President delivers education talk to teaching professionals

Michelle Leung

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Professor Way Kuo, President of City University of Hong Kong (CityU), delivered a talk at the Education Convergence annual seminar on 4 December. He shared the results of his study on teaching performance evaluations and the relationship between teaching and research from his recent publication, Clarifying Some Myths of Teaching and Research.

Education Convergence is a professional teaching body formed by a group of teaching professionals who care about education affairs in Hong Kong. Members include principals and teachers from primary and secondary schools and lecturers from tertiary institutions.

Twenty members and executive committee members of Education Convergence attended the event, including Mr Alan Chow Ping-yan, Chairman of Education Convergence and Principal of Holy Carpenter Secondary School; Mr Hui Wai-tin, Vice-chairman of Education Convergence and Senior Lecturer, Department of Education Studies, Hong Kong Baptist University; Mr Ho Hon-kuen, Vice-chairman of Education Convergence and Vice-principal of Elegantia College; and Dr Francis Cheung Wing-ming, Secretary General, Hong Kong Examinations and Assessment Authority. Also attending the event were Professor Chan Chi-hou, Acting Provost, and Professor Julia Tao Lai Po-wah, Chief-of-Staff of CityU.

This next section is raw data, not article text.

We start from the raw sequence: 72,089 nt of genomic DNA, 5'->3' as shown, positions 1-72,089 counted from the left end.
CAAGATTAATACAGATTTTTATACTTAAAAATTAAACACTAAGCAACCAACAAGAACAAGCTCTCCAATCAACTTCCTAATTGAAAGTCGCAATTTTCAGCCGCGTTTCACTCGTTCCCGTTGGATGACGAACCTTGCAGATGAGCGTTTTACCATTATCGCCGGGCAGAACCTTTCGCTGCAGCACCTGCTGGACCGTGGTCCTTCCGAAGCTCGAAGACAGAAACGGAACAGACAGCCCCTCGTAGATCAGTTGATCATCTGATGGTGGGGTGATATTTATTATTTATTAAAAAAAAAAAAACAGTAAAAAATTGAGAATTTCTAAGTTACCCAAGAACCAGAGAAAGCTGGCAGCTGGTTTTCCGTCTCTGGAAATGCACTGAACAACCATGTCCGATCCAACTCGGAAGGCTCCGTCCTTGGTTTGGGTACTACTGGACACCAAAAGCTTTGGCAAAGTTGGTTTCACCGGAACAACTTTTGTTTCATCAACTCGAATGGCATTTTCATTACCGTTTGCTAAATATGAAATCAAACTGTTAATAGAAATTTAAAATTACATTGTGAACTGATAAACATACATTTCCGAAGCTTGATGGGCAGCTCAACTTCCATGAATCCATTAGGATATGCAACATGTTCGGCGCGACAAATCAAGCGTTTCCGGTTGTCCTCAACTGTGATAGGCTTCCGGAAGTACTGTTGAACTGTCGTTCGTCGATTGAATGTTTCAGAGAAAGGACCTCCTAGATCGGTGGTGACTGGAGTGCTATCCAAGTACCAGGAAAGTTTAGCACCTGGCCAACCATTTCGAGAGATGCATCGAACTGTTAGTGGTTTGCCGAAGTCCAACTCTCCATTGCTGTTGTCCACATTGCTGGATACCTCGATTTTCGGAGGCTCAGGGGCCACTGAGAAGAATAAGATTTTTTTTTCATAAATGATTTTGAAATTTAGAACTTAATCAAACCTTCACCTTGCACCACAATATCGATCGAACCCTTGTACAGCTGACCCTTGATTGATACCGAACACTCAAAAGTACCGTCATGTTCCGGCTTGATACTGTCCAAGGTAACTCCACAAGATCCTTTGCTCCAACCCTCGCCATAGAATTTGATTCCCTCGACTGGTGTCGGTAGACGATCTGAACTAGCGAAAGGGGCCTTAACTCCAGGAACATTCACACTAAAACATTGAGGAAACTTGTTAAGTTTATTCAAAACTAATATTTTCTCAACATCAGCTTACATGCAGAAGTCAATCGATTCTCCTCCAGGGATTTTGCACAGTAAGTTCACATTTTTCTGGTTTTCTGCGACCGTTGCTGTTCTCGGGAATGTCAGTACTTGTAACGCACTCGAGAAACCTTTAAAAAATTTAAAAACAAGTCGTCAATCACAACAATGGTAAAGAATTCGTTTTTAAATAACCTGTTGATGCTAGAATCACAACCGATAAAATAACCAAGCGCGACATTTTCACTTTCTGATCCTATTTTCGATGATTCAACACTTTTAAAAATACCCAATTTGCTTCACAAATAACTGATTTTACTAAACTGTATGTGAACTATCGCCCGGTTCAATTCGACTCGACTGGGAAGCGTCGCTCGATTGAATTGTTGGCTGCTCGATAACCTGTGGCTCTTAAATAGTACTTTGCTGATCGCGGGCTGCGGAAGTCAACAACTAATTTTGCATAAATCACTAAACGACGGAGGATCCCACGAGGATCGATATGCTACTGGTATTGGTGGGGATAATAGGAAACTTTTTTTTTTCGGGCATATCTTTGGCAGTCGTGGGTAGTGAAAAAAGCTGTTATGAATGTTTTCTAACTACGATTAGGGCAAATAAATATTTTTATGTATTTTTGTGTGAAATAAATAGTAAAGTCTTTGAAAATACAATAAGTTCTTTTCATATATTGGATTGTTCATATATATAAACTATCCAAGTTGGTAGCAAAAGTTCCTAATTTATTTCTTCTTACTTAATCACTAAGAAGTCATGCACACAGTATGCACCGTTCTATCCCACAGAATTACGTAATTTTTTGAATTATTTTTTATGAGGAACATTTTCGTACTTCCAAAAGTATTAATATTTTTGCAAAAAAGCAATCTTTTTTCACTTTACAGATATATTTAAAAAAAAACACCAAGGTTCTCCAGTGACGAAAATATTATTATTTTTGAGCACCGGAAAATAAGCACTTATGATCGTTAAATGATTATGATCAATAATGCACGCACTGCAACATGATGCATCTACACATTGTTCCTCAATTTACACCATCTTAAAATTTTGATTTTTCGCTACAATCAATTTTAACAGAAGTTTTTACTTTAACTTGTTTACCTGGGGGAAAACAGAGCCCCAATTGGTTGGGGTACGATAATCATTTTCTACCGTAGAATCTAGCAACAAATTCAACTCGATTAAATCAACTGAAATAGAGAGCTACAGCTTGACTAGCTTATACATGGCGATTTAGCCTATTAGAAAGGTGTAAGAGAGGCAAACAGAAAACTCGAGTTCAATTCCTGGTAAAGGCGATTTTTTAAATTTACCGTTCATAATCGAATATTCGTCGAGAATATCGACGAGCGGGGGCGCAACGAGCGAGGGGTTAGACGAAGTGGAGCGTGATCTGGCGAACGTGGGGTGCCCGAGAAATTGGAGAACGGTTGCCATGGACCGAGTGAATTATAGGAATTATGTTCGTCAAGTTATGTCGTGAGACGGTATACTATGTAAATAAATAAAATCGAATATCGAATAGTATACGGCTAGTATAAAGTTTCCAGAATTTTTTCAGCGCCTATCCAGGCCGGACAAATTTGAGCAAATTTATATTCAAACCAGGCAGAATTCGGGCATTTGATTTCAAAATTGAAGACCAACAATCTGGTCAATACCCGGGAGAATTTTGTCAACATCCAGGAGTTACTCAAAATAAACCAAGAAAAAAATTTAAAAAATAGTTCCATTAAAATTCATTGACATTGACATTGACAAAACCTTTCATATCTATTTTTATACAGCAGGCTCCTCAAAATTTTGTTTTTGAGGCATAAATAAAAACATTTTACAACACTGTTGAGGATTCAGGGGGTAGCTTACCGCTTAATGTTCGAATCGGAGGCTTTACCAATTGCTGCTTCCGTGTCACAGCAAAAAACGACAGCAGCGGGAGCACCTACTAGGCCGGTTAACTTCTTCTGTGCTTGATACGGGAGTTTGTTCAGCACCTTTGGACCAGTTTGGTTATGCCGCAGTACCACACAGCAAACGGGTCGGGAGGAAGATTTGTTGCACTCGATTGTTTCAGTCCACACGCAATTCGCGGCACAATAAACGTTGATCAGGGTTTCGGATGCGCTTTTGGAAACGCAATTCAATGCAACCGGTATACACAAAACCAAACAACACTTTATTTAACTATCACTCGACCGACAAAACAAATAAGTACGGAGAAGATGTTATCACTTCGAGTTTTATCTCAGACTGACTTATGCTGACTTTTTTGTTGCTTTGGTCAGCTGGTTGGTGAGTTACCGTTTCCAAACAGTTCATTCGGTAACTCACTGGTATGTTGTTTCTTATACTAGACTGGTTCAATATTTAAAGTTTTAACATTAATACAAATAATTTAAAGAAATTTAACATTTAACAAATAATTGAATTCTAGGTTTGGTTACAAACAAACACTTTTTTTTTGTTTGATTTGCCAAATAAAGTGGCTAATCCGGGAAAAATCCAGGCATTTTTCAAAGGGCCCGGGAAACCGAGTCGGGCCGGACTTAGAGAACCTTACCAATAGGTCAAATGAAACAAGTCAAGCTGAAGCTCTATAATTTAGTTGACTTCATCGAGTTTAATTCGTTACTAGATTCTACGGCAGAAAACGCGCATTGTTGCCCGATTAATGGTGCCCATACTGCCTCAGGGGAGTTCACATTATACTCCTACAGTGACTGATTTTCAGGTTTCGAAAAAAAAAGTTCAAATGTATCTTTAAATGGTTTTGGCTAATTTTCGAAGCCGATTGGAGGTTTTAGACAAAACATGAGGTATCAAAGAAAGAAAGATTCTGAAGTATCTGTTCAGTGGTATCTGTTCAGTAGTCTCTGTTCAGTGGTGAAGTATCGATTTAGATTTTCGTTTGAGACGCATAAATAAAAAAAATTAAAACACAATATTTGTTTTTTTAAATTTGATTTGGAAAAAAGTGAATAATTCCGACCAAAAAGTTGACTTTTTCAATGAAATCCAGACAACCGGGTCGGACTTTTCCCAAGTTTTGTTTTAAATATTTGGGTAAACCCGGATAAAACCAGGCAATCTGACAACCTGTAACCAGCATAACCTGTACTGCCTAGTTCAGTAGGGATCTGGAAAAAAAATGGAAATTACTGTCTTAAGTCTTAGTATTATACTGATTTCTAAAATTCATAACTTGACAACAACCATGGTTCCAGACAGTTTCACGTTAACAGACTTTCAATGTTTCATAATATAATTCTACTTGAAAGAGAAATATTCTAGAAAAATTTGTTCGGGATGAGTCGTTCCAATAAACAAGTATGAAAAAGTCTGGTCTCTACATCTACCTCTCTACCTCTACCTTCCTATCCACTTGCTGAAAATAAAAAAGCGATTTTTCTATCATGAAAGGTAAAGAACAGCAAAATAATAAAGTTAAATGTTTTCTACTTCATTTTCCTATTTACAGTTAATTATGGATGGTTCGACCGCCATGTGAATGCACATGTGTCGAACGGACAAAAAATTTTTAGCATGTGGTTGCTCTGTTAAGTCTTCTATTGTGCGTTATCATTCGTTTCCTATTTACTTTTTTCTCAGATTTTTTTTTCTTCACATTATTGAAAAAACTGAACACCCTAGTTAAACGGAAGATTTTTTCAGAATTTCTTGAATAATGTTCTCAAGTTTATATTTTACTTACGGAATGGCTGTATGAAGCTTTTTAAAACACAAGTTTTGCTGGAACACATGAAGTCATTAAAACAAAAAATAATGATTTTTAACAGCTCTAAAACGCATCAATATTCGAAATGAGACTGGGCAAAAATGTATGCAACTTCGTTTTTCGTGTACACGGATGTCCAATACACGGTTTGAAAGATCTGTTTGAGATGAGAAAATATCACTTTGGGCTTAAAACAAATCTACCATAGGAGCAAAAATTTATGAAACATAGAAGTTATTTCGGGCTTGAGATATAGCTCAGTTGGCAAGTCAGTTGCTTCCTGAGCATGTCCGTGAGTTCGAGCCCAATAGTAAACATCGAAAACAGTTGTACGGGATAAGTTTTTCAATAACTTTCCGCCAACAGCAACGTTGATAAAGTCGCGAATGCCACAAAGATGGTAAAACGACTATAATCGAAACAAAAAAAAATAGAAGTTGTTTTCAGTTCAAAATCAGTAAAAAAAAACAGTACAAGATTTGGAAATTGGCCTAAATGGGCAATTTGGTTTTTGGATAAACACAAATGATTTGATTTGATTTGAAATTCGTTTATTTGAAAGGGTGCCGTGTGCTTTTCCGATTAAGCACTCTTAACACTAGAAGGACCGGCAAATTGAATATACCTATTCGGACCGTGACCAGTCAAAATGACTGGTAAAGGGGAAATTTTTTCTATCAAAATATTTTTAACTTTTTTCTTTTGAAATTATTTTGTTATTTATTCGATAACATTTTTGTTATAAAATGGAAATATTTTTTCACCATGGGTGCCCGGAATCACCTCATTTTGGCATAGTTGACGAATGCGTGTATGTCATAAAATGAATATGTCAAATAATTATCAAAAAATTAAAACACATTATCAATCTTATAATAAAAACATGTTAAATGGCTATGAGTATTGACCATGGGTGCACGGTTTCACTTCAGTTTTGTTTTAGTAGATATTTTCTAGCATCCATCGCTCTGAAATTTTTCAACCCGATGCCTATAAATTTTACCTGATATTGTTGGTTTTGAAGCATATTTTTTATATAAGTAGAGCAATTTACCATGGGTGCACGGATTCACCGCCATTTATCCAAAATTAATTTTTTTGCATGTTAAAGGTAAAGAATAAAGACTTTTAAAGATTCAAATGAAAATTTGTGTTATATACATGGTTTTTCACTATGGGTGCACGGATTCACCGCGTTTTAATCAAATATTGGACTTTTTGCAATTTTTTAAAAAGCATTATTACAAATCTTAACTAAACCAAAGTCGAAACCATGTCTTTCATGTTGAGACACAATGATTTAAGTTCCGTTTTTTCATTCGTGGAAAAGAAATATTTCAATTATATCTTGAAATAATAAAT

Alan Chow expressed his gratitude to Professor Kuo for sharing the results of his study. “Professor Kuo’s study is closely related to teaching. As teachers of primary and secondary schools or university lecturers, our teaching is more persuasive if the content is centred on research results,” he said.

Based on a study and analysis of teaching performance evaluations of 400 faculty members over a five-year period and collected from more than 10,000 students at Texas A&M University, US, Professor Kuo illustrated the factors affecting students’ ratings from different viewpoints, such as student seniority, class size, faculty age, gender and research output.

Before showing the research results, Professor Kuo conducted a simple survey with the audience about their perceptions of how faculty gender and class size might affect teaching evaluations. The perception among the audience and society was that small classes would enhance teacher-student interactions and result in higher teaching performance ratings. Professor Kuo’s study revealed, however, that when classes had more than 21 students, the class size had little effect on teaching evaluations.

Professor Kuo also quoted from his study, saying research productivity correlates positively with teaching performance. He concluded that conducting research, as a way to acquire knowledge, could satisfy our curiosity and suggested promoting the concept of research as early as in primary and secondary education.

Ho Hon-kuen commended Professor Kuo for his inspiring talk and said education should similarly inspire without necessarily always leading to a finite conclusion.


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